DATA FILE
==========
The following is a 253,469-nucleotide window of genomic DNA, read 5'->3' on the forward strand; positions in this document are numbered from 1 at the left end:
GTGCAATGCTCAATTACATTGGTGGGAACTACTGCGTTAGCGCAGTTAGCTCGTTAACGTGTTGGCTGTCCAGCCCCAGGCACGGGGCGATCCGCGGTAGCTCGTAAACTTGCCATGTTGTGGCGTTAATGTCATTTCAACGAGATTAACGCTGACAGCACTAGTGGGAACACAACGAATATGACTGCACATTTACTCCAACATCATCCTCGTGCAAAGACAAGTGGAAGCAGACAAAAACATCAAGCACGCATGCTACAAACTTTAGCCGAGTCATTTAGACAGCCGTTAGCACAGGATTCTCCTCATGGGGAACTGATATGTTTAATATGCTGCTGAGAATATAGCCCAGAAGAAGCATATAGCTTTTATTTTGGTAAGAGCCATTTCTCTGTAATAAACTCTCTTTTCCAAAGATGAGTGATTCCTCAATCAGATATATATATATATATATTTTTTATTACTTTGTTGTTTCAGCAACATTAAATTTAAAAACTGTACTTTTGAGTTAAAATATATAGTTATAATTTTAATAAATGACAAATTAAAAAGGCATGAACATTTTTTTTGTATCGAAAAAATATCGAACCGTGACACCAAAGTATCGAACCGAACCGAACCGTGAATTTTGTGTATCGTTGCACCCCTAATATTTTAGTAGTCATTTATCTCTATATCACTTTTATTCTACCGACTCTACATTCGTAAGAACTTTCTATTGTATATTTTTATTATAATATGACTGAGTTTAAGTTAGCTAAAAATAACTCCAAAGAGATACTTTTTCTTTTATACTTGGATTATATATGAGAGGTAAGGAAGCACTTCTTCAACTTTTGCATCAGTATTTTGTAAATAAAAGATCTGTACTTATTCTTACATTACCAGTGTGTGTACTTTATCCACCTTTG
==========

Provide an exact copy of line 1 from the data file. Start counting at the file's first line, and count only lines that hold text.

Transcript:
The following is a 253,469-nucleotide window of genomic DNA, read 5'->3' on the forward strand; positions in this document are numbered from 1 at the left end: